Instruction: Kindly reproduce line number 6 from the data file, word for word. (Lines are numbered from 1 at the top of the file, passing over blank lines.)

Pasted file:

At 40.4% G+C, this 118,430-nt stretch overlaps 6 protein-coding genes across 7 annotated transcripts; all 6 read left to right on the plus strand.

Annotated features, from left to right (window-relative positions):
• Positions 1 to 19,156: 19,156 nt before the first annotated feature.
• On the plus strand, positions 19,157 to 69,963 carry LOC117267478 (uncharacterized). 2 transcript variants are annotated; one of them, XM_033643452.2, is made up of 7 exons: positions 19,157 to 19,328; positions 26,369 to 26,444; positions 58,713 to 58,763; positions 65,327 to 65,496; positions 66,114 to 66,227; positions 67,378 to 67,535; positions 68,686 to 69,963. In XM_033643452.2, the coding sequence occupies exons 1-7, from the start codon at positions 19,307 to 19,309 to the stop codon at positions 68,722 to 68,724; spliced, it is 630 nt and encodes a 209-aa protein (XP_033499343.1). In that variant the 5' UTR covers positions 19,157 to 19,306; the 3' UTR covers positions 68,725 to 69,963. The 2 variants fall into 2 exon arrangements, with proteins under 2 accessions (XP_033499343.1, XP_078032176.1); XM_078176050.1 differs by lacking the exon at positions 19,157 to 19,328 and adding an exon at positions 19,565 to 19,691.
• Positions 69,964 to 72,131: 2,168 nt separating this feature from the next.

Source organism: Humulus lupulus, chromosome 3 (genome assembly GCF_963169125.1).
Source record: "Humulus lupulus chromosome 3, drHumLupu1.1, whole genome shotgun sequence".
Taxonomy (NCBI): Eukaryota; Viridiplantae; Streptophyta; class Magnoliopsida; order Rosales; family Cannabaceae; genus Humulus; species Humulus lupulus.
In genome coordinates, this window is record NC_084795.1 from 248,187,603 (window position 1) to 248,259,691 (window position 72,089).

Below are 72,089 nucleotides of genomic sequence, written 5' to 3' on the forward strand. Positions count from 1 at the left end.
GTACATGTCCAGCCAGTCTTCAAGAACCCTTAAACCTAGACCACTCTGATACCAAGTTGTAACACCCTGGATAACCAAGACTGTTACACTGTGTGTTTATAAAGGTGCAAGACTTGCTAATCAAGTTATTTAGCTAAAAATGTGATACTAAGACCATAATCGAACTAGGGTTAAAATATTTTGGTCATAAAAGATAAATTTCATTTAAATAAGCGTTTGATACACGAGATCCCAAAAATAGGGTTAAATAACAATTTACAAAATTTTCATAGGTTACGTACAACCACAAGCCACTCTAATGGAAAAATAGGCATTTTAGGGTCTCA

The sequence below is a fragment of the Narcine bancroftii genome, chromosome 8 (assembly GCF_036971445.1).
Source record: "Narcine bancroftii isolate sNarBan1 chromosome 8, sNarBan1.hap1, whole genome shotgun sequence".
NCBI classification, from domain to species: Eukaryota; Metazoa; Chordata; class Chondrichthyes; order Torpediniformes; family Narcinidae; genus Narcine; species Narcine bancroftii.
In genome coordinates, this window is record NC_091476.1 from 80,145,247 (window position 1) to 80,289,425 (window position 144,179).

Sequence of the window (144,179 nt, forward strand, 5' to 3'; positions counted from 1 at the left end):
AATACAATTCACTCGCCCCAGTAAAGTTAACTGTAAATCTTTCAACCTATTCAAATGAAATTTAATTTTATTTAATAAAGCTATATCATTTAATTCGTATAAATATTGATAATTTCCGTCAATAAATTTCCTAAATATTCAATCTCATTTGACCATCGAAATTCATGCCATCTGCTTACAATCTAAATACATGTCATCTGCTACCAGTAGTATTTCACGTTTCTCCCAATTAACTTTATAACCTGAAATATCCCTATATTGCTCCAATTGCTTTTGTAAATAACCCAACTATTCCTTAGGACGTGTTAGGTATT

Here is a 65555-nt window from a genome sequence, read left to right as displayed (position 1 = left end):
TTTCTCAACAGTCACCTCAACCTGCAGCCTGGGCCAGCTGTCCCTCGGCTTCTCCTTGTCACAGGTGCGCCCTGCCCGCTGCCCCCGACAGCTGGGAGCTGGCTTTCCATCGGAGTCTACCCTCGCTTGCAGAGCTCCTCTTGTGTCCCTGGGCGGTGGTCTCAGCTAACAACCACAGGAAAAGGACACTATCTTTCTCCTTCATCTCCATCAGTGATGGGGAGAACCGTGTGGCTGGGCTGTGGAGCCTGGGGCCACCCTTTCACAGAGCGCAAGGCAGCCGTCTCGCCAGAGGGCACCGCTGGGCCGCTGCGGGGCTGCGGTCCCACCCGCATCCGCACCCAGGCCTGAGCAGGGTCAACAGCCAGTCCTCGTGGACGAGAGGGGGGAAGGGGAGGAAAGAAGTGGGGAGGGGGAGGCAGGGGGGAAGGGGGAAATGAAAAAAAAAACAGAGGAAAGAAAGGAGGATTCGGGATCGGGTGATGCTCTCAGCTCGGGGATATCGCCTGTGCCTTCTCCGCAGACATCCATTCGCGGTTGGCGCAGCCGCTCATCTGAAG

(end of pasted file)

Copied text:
Source organism: Humulus lupulus, chromosome 3 (genome assembly GCF_963169125.1).